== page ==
General Colin Powell on Being a Leader at Alltech REBELation

alltech rebelationBig ideas. We know the future of food systems, demand and supply continues to grow and evolve, but what are the tools that will get us there? Who are the people who will lead us there? What are the disruptive ideas that will fuel those  ideas? Sometimes it take a REBEL to be a LEADER.

During Alltech’s 2015 international symposium – REBELation, the theme was exploring how to be a leader, bring disruptive ideas to the table and taking advantage or opportunities to move us forward through innovation. Sometimes this innovative leadership is disruptive, but it often brings about fantastic results that make change.

REBELation brought forward a variety of leaders and innovators who all had unique experiences to share. Some of whom I don’t 100% agree with their business practices, which I’ll share more about later, yet they definitely provide great examples for taking advantage of opportunities for disruptive innovation that makes change.

If you’ve ever met Alltech’s Founder, Dr. Pearse Lyons, or even heard him speak, you’ll identify him as a man with passion for what he does. He is an innovative businessman, forward thinker, challenger and a rebel. You never know what to expect he’ll say, sometimes you’ll wonder where he’s going with a point, yet his words often challenge you to think. I’ve attended several of Alltech’s meetings in the past, with trips to Lexington and France, and there’s always something new to take home.

During this year’s REBELation Opening Session, Dr. Lyons left us with a few words of advice that set the tone for our meetings ahead.

Don’t oversleep on your dreams. To be leaders, we must combine urgency and innovation to stay ahead of the curve.

Rebels innovate and are constantly seeking new products and ideas. In order to innovative and creative, you have to fall in love with doing things differently.

What’s your goal? How do you achieve it? Avoid energy vampires. Make sure your dream has purpose and passion. Don’t die with your music still in you, Do what makes your heart sing.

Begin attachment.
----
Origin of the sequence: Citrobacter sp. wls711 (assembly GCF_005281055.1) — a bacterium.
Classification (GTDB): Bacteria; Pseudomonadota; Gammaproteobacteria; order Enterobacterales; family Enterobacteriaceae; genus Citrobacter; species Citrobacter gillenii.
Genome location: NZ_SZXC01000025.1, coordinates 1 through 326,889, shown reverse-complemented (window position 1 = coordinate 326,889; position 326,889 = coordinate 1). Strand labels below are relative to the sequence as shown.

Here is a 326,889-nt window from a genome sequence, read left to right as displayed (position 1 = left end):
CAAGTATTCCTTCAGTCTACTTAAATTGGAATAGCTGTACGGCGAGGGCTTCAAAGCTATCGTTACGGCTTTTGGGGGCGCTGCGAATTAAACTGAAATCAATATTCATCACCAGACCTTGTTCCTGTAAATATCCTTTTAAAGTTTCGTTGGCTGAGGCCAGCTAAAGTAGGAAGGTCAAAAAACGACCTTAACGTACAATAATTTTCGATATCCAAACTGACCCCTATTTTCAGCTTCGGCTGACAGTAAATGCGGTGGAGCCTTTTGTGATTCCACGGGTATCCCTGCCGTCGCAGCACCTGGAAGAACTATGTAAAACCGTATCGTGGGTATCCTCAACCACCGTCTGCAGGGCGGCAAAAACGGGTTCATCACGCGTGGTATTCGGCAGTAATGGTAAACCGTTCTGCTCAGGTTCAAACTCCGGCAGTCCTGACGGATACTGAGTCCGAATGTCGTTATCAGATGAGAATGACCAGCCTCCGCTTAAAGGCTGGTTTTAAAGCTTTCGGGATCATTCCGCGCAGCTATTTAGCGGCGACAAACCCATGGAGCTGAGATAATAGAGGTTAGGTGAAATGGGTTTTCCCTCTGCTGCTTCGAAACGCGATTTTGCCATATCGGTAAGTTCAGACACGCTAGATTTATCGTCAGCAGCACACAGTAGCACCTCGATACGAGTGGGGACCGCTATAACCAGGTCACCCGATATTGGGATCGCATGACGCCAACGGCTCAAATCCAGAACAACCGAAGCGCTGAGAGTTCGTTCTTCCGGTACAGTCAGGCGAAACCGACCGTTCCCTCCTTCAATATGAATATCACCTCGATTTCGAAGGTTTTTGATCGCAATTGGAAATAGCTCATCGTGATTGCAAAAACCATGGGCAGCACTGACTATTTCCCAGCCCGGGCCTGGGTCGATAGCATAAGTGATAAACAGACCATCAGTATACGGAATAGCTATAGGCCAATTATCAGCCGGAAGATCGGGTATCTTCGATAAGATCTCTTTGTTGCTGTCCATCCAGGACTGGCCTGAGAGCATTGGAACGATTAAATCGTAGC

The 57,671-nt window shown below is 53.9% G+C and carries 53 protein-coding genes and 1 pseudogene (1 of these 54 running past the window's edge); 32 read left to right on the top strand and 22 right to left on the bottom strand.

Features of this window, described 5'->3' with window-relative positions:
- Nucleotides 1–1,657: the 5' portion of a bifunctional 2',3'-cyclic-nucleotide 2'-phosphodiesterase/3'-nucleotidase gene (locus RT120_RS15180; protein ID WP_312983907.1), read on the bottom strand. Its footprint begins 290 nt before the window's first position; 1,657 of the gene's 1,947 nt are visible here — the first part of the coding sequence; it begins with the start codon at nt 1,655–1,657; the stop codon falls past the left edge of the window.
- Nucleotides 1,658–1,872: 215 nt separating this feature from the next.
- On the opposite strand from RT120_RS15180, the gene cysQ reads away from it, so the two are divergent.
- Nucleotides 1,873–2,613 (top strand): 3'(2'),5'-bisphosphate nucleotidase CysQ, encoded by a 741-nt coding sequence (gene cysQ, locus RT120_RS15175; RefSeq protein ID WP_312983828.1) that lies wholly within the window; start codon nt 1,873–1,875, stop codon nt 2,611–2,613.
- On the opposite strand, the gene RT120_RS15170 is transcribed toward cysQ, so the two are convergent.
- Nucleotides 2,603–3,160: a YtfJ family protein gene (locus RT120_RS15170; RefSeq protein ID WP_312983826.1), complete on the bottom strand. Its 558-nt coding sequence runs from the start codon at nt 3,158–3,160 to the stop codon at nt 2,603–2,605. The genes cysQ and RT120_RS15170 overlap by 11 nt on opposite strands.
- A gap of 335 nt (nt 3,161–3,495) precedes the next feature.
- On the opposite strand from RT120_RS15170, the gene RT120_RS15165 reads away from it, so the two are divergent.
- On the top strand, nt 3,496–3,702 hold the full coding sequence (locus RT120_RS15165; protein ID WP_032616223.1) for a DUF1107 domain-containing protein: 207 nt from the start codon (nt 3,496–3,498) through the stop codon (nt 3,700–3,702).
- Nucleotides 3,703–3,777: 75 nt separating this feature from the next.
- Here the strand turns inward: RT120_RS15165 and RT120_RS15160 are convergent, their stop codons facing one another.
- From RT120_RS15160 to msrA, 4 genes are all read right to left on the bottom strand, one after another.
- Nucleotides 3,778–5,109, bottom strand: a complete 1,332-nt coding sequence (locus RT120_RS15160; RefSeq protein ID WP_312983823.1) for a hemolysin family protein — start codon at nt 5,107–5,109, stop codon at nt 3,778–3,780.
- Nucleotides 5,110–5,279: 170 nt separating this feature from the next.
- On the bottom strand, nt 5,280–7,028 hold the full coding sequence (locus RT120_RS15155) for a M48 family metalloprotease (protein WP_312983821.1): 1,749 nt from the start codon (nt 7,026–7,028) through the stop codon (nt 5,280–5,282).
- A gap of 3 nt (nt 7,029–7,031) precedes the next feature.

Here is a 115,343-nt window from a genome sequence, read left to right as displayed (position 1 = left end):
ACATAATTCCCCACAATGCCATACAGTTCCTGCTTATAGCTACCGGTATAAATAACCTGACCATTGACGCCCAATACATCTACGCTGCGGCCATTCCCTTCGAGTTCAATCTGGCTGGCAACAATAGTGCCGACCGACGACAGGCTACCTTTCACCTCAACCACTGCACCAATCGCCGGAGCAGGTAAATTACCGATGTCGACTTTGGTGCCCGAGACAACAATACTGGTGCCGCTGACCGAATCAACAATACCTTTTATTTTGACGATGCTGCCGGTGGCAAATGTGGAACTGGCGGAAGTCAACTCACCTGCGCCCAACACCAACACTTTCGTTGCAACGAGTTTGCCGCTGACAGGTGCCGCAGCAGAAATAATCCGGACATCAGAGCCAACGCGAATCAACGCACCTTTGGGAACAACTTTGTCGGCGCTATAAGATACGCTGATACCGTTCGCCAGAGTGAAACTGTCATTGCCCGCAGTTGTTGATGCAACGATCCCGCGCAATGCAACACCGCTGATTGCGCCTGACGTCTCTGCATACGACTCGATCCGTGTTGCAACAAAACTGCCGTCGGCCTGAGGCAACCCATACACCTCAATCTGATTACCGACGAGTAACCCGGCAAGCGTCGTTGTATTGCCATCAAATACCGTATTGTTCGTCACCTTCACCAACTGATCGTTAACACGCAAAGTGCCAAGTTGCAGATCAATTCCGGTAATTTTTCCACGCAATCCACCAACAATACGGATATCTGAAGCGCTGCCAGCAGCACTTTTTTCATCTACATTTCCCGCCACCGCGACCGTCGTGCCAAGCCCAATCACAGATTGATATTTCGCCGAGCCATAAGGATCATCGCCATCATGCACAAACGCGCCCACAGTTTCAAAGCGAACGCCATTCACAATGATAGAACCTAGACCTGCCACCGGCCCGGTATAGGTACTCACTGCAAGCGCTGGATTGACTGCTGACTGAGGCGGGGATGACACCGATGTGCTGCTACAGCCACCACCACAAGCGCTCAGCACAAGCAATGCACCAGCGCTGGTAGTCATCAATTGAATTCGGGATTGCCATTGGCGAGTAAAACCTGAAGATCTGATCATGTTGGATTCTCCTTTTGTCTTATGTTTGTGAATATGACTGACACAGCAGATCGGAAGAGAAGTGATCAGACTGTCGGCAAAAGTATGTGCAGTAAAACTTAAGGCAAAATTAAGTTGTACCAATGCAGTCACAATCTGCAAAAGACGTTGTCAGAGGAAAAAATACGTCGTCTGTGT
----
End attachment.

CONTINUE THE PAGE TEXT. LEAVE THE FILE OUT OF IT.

General Colin Powell speaks at the opening of Alltech Rebelation in Lexington, Kentucky.
General Colin Powell speaks at the opening of Alltech Rebelation in Lexington, Kentucky. Image via Alltech

Dr. Lyons goes on to describe qualities of a rebel to include provocateur, firebrand, instigator, motivator, revolutionary. A leader of this type must remain calm and be kind, have a vision but at the same time, be demanding. Qualities which most definitely describe the actions of General Colin Powell, who spoke to the crowd.

I’ve never been one to follow many politics or our country’s war efforts closely, but most would definitely recognize General Powell from his time serving our country and working closely with international leaders. He is a man who has been recognized for his leadership and ability to lead his teams on several occasions, which definitely translated to some great advice as he shared his experiences with us.

A leader must…

  • Be confident and have a sense of purpose. This translates to your team’s trust in your abilities.
  • Understand what is expected of the leader. Leaders have to understand and convey this to those following.
  • Inspire people. People who are inspired are self-motivated.
  • Have optimism and confidence.
  • Be relevant in today’s world, which often means keeping pace.
  • Recognize performance when a job is done well.
  • Know how to identify problems and fix them.
  • Build bonds of trust in their organization.
  • Look at opportunities in the future and know how to deal with risks when they arrive.
  • Be selfless, not selfish.
  • Execute the plan.

How does this apply to agriculture? As Dr. Pearse Lyons shared with the AgWired team in reference to awarding General Colin Powell with the Alltech Medal of Excellence award“What is the number one thing missing from agriculture and business today? Leadership, and when I think of leadership, General Powell comes first to mind. He is decisive, courageous and a ‘force multiplier of perpetual optimism.”

See more posts from the 2015 Alltech REBELation:

1 Comment

  1. Another great post Ryan! I enjoyed reading your points on leadership and how you identified that sometimes we have to step out of our comfort zone and do things differently in order to see results. Your points made about leadership go hand in hand with the ethical communication points we discussed in our ethics class this week.

    Ethical communicators:

    Recognize others as equal, even when beliefs differ
    Actively seek out ethnic diversity
    Listen carefully and without judgment
    Questions to identify intended meaning
    Recognizes misunderstandings often occur from out-of-awareness cultural differences
    Provides feedback
    Places a positive value on conflict resolution
    Seeks to include all voices in the interaction
    I also loved Dr. Lyon’s explanation of a rebel. We all in our way need to be a rebel in order to be heard, but always with ethical standards and while listening to the thoughts and opinions of others. I agree that we need more leadership and more open dialog in the agriculture industry. We are making great leaps towards it, but there is room for advancement.

    Johannesen, Richard L., Kathleen S. Valde, and Karen E. Whedbee. Ethics in Human Communication. 6th ed. Long Grove, IL: Waveband Press, Inc., 2008. Print.

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